Shakespeare’s Comedy of Errors scored as our unqualified favorite this year. Director Kent Gash’s exuberant celebration of the classic, this time set in late 1920’s Harlem, is staged in the intimate Thomas Theater and played by an impressive troupe of black performers.
The story is a setup for an archetypical farce. Two sets of identical twin brothers (twin nobles and twin servants) are separated as infants during a shipwreck. Through this mishap, both noble twins are given the name of Antipholus and both servant twins are called Dromio. Even after 24 years, Egeon of New Orleans, the father of the aristocratic twins is still searching for his lost wife and missing son. He blunders into Harlem, a crime for a citizen from Louisiana that is punishable by death. Egeon tells his tale to the Duke who is moved to pity and stays Egeon’s execution in lieu of a fine if someone can be found to pay it. Meanwhile, the twin raised by Egeon in New Orleans and his servant arrive in Harlem and are quickly mistaken for their counterparts who are well known prosperous citizens of that same city. Confusion and comedy ensue. What transpires is wild, inventive, and often laugh-out-loud funny.
The comic pratfalls and effects that sustain the play all feel natural. The stage sets and costumes create a whole and consistent world, and the timing of complicated transitions is impeccable. There was not one false note in the entire performance. The end, of course, is a celebration; severed ties are reconnected and new loves are in the offing.
Two enthusiastic thumbs up. If you are going to Ashland this season, this one should go to the top of the list.
OSF’s 2014 adapted version of The Tempest by William Shakespeare signals its audience that this will be a different kind of Tempest even before the play begins. The stage is populated with four sleek-skinned statuesque male figures covered from head to toe in white makeup. They sit equidistant from each other, each in a corner of an invisible rectangle on a broad expanse of red-orange shag carpet. As theater goers find their places and settle into their seats, these glacial figures begin to move, making subtle, almost imperceptible changes in their position. As the play gets underway, the figures become active on stage in a sleek and continuous way (the invisible made visible) to accomplish the intentions of the play’s protagonist, Prospero. The playbill tells us these figures are Butoh (from Ankoku-Butoh- Japanese Dance of Darkness). Their appearance is the contrivance of Director Tony Taccone who has included them to imbue this work with an air of “strangeness.” And indeed they are a strange addition to the play, but the sense of their otherworld-ness is shattered when, late in the play, these figures morph into Prospero’s spirits summoned to celebrate the announcement of his daughter’s marriage. Here Taccone has his Butoh don weed skirts and break into a wild aboriginal dance. To this viewer, the Butoh were an unnecessary distraction from the beginning, and the glaringly inconsistent use of these figures late in the play creates an almost structural dissonance that muddies their function in the performance as a whole.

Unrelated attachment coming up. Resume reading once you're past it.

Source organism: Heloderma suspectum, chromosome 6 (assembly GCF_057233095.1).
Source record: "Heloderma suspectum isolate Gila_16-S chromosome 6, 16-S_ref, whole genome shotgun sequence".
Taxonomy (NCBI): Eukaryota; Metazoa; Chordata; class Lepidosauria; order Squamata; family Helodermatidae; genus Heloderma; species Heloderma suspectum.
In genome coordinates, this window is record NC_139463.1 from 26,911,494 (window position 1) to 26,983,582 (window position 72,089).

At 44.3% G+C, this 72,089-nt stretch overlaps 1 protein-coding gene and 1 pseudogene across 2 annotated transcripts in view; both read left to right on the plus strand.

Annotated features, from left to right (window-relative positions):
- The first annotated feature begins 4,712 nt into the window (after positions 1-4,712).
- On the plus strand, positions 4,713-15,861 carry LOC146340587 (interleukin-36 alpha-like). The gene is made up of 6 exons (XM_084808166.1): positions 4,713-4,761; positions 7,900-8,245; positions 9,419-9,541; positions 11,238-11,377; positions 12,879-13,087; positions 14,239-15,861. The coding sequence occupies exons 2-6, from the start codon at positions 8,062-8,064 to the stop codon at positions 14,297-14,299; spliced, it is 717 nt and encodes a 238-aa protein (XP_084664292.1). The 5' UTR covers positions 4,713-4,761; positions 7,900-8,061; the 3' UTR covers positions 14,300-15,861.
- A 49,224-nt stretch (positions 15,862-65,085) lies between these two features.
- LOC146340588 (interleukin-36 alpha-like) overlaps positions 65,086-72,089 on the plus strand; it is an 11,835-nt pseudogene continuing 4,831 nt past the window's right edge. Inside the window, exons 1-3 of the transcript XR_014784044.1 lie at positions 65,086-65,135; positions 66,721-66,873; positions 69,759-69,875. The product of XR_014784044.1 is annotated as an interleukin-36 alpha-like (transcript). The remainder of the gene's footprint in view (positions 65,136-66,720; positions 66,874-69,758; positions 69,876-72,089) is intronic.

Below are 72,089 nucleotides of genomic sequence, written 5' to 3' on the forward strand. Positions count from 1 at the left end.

Apart from the Butoh, the play still struggles to find its footing. The Tempest is one of my all time favorite plays. I’ve read the play numerous times, and counting OSF’s current interpretation, I’ve seen it produced four times (once as a dance performed by the San Francisco Ballet). So I know it can be powerful and absolutely magical, but only if the actor that inhabits the role of Prospero, the lord of the island (a cunning and insightful wizard fluent in the arts of sorcery and prophesy) embodies and projects the power that Shakespeare intends for him on the page.
Yes, Shakespeare’s Prospero is an old man, but a man of potent magic, wise in years and not yet in decline. The time has come; he has both justice and destiny at his back, and he is bound to face those who deposed and exiled him on his terms, and restore himself and his daughter, Miranda, to their royal home and their rightful office. Alas, this production’s Prospero is used up, more a washed out old man than a wizard who literally mutters his lines into his hands.
The actors who inhabit Caliban, Miranda and Ariel do an outstanding job, but this is not enough, since the play and their place in it must orbit Prospero. Aye, there’s the rub – but that’s from another play entirely.